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Seven Years' War (1756-1763)

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  • Lieutenant-Colonel Jacques Marcus Prevost, Colonial Governor of Georgia (1736 - 1781)
    Jacques Marc, Jacques-Marc, James Marcus or Mark Prevost (1736, Geneva – 1781) was a British Army officer of Swiss origin. Early Life He was born in Switzerland to a family originating in Sav...
  • Major General Augustine Prévost (1723 - 1786)
    Major General Augustine Prévost (b. 22 August 1723 Geneva, Switzerland – d. 4 May 1786 East Barnet, England) was a Swiss-born British soldier who served in the Seven Years' War and the American War o...
  • Col. Joseph Frederick Wallet DesBarres (1721 - 1824)
    Colonel Joseph Frederick Wallet DesBarres (22 November 1721 – 24 or 27 October 1824) was a cartographer who served in the Seven Years' War, as the aide-de-camp to General James Wolfe. He later went o...
  • William Cochrane, 7th Earl of Dundonald (1729 - 1758)
    He fought in the Seven Years' War and was killed at the Siege of Louisburg in 1758. )
  • Field Marshal Sir George Howard PC KB (1718 - 1796)
    ) Field Marshal Sir George Howard PC KB (17 June 1718 – 16 July 1796) was a British military officer. Military career Born the son of Thomas Howard and his wife Mary, Howard was commissioned ...

Seven Years' War

The Seven Years' War was a global military war between 1756 and 1763, involving most of the great powers of the time and affecting Europe, North America, Central America, the West African coast, India, and the Philippines. In the historiography of some countries, the war is alternatively named after combats in the respective theaters: the French and Indian War (North America, 1754–63), Pomeranian War (Sweden and Prussia, 1757–62), Third Carnatic War (Indian subcontinent, 1757–63), and Third Silesian War (Prussia and Austria, 1756–63).

The war was driven by the antagonism between Great Britain (in personal union with Hanover) and the Bourbons (in France and Spain), resulting from overlapping interests in their colonial and trade empires, and by the antagonism between the Hohenzollerns (in Prussia) and Habsburgs (Holy Roman Emperors and archdukes in Austria), resulting from territorial and hegemonial conflicts in the Holy Roman Empire. The Diplomatic Revolution established an Anglo-Prussian camp, allied with some smaller German states and later Portugal, as well as an Austro-French camp, allied with Sweden, Saxony and later Spain. The Russian Empire left its offensive alliance with the Habsburgs on the succession of Peter III in 1762, and like Sweden concluded a separate peace with Prussia. The war ended with the peace treaties of Paris (Bourbon France and Spain, Great Britain) and of Hubertusburg (Hohenzollerns, Habsburgs, Saxon elector) in 1763. The war was characterized by sieges and arson of towns as well as open battles involving extremely heavy losses; overall, some 900,000 to 1,400,000 people died.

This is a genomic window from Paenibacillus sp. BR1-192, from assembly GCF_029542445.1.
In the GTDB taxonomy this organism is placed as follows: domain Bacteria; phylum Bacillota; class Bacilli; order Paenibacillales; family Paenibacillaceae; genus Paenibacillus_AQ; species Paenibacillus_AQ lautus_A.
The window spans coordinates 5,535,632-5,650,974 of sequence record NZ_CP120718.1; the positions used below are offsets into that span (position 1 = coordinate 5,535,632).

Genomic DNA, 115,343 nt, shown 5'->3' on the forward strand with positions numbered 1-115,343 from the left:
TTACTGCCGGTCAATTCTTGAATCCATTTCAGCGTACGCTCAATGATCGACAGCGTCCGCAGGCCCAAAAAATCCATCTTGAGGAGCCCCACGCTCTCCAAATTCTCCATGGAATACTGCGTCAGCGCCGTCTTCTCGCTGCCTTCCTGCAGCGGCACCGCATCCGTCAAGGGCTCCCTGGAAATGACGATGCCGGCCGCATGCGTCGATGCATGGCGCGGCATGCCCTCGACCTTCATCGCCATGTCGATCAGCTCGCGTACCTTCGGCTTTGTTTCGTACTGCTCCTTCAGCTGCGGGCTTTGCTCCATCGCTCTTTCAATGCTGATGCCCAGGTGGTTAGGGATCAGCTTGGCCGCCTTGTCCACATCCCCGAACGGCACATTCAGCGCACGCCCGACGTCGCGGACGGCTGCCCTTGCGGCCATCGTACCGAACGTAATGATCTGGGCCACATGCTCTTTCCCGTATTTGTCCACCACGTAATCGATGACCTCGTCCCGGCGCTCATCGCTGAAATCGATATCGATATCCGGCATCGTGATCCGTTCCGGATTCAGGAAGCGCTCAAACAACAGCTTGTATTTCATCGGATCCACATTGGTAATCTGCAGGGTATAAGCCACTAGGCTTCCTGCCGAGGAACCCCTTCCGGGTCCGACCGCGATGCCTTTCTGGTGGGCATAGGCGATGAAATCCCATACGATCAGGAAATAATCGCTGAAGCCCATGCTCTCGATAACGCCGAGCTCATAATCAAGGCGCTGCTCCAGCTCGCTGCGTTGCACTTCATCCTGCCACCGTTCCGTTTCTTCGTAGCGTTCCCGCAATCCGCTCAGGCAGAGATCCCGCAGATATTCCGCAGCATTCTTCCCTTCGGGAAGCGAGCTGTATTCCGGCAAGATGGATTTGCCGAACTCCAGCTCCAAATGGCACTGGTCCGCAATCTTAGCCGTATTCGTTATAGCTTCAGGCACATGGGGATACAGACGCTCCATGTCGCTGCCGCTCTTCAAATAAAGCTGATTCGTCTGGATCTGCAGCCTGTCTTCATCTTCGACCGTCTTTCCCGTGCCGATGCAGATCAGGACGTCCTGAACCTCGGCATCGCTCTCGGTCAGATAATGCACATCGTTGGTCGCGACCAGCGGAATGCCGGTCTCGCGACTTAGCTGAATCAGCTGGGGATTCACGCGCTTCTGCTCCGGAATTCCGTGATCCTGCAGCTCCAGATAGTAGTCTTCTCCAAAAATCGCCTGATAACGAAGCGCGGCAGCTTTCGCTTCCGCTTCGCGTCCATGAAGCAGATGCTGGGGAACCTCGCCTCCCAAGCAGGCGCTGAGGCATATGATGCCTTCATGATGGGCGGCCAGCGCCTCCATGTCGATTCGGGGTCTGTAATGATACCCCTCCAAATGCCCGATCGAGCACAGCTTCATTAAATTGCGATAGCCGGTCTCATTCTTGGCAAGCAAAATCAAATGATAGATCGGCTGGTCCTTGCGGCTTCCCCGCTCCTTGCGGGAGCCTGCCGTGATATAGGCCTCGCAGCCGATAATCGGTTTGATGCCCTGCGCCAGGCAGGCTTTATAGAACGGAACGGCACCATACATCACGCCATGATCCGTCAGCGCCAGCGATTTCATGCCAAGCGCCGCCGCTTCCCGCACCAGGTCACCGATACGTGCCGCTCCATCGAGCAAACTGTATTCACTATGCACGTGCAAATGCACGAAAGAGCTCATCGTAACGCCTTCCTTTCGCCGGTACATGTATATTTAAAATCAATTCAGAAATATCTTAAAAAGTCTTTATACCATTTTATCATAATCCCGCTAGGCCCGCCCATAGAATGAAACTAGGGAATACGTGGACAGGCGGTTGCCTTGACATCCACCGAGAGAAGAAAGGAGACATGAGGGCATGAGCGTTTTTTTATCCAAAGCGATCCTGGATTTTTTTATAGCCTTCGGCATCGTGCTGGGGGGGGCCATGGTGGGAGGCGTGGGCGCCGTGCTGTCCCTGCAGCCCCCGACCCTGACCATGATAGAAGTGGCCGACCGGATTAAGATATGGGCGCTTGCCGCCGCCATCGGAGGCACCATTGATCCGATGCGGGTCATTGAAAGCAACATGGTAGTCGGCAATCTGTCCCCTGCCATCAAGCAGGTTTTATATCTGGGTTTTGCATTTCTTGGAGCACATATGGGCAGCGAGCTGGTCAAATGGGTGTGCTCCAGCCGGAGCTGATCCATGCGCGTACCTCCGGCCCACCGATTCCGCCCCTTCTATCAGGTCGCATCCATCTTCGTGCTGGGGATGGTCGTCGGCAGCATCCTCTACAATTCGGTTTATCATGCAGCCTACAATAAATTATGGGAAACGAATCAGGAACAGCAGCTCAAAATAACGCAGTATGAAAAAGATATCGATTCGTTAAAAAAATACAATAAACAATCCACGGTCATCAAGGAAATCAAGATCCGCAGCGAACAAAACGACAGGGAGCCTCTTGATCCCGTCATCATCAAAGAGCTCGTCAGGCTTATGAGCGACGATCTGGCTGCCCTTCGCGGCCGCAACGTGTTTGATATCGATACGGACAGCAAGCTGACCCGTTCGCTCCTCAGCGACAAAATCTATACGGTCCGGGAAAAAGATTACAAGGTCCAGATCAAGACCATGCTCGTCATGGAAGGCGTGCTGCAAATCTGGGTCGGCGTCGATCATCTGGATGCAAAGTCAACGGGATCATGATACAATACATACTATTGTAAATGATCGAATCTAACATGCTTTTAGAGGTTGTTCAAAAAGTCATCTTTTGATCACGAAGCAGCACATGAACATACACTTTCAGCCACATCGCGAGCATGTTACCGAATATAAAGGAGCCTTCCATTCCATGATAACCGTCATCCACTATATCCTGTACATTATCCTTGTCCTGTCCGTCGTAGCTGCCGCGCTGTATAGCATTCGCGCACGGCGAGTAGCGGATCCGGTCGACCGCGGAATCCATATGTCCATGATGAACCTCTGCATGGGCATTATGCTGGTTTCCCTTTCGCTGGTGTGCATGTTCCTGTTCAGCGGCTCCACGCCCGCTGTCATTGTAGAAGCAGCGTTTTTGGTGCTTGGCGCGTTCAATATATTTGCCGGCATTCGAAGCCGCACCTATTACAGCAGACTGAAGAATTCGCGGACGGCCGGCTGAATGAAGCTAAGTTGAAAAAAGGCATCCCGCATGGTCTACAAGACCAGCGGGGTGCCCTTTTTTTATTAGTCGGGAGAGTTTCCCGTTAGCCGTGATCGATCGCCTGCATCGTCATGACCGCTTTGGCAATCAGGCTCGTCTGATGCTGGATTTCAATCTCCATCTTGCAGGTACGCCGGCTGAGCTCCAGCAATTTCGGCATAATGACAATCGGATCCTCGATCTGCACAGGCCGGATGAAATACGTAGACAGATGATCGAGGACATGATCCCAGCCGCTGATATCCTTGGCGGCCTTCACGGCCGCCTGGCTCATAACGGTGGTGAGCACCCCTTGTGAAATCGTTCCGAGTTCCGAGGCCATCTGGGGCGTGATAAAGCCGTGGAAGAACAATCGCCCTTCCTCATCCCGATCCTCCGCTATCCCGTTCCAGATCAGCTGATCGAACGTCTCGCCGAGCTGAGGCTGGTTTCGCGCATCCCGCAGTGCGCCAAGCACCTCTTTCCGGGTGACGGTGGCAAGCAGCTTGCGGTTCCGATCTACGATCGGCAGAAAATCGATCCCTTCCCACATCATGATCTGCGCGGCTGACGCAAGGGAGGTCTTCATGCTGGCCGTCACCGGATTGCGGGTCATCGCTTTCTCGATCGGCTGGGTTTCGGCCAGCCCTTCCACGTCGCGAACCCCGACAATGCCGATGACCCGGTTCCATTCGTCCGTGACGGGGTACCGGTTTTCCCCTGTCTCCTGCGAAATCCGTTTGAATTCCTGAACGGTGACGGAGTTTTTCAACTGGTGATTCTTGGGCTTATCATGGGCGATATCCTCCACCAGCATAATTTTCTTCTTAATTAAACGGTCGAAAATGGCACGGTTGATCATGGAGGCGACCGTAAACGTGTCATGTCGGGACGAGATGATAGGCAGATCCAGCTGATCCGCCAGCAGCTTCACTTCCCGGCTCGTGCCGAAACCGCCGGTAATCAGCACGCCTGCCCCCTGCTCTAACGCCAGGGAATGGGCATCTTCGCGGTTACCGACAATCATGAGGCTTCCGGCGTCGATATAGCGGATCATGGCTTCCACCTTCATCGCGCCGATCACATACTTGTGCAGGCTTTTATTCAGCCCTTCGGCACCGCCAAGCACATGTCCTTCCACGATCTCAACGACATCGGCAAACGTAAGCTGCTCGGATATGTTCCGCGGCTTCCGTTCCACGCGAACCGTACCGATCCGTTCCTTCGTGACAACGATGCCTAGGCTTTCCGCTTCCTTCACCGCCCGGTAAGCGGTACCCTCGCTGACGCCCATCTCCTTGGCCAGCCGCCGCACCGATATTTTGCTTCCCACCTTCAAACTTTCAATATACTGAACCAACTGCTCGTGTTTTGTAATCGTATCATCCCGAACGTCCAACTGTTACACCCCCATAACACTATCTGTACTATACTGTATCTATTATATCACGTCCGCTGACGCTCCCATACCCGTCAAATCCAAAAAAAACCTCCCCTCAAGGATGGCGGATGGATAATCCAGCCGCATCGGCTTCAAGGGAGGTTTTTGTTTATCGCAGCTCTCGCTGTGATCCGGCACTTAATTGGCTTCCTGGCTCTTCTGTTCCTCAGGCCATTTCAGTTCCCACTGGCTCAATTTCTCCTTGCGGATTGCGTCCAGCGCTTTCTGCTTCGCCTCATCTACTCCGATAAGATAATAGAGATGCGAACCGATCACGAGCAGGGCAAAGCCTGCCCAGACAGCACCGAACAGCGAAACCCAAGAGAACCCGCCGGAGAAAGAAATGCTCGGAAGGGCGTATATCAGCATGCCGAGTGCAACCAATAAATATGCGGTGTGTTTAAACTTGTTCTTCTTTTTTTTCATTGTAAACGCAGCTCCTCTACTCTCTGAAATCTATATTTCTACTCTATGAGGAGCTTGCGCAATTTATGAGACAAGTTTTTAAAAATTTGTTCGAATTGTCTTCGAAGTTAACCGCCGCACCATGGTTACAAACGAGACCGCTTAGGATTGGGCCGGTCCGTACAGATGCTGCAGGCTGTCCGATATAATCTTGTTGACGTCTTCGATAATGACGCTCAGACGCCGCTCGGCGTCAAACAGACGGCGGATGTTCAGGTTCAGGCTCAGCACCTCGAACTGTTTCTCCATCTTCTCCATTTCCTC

Great Britain expelled her Bourbon rivals in the contested overseas territories, gaining the bulk of New France, Spanish Florida, some Caribbean islands, Senegal and superiority over the French outposts on the Indian subcontinent. The native American tribes were excluded from the peace settlement, and were unable to return to their former status after the resulting Pontiac's rebellion. In Europe, Frederick II of Prussia failed to complete a preemptive strike against Austria, and his numerically superior opponents repulsed and nearly annihilated his forces at Kunersdorf. However, Frederick recovered, regained ground and managed to avoid any concessions in Hubertusburg, where the status quo ante bellum was restored. William Pitt's saying that "America was won in Germany" referred to the Prussian war effort, which enabled Great Britain to keep her continental commitment limited and focus on her "blue water policy," successfully establishing naval supremacy. French and allied forces were able to occupy Prussian and Hanoveranian territories up to East Frisia. French ambitions to invade Britain and to continue with their guerre de course were thwarted by a British naval blockade, which also impaired French supply routes to the colonies. The involvement of Portugal, Spain and Sweden did not return them to their former status as great powers. Spain's short intervention resulted in the loss of Florida, though she gained French Louisiana west of the Mississippi in exchange and Britain returned western Cuba and Manila.